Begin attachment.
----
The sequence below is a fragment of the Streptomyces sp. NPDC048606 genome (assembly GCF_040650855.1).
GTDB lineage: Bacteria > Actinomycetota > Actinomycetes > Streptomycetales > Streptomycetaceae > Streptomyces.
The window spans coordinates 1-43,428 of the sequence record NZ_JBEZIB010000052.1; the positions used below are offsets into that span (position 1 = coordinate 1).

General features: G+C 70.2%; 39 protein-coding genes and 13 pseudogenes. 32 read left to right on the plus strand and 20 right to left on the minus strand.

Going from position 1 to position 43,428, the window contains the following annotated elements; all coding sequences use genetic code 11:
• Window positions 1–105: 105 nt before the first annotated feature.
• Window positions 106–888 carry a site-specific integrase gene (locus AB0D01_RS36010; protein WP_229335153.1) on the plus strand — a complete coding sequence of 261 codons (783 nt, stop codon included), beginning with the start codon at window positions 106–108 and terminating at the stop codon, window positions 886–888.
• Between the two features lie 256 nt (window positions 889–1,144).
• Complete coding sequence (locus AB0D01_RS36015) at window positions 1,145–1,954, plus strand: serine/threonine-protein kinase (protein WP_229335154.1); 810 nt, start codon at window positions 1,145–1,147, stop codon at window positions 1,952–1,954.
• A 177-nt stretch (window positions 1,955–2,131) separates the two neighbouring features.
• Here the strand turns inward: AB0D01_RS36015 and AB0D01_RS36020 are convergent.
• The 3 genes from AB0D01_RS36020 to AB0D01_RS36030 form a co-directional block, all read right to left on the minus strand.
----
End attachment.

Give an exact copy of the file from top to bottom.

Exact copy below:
The sequence below is a fragment of the Streptomyces sp. NPDC048606 genome (assembly GCF_040650855.1).
GTDB lineage: Bacteria > Actinomycetota > Actinomycetes > Streptomycetales > Streptomycetaceae > Streptomyces.
The window spans coordinates 1-43,428 of the sequence record NZ_JBEZIB010000052.1; the positions used below are offsets into that span (position 1 = coordinate 1).

General features: G+C 70.2%; 39 protein-coding genes and 13 pseudogenes. 32 read left to right on the plus strand and 20 right to left on the minus strand.

Going from position 1 to position 43,428, the window contains the following annotated elements; all coding sequences use genetic code 11:
• Window positions 1–105: 105 nt before the first annotated feature.
• Window positions 106–888 carry a site-specific integrase gene (locus AB0D01_RS36010; protein WP_229335153.1) on the plus strand — a complete coding sequence of 261 codons (783 nt, stop codon included), beginning with the start codon at window positions 106–108 and terminating at the stop codon, window positions 886–888.
• Between the two features lie 256 nt (window positions 889–1,144).
• Complete coding sequence (locus AB0D01_RS36015) at window positions 1,145–1,954, plus strand: serine/threonine-protein kinase (protein WP_229335154.1); 810 nt, start codon at window positions 1,145–1,147, stop codon at window positions 1,952–1,954.
• A 177-nt stretch (window positions 1,955–2,131) separates the two neighbouring features.
• Here the strand turns inward: AB0D01_RS36015 and AB0D01_RS36020 are convergent.
• The 3 genes from AB0D01_RS36020 to AB0D01_RS36030 form a co-directional block, all read right to left on the minus strand.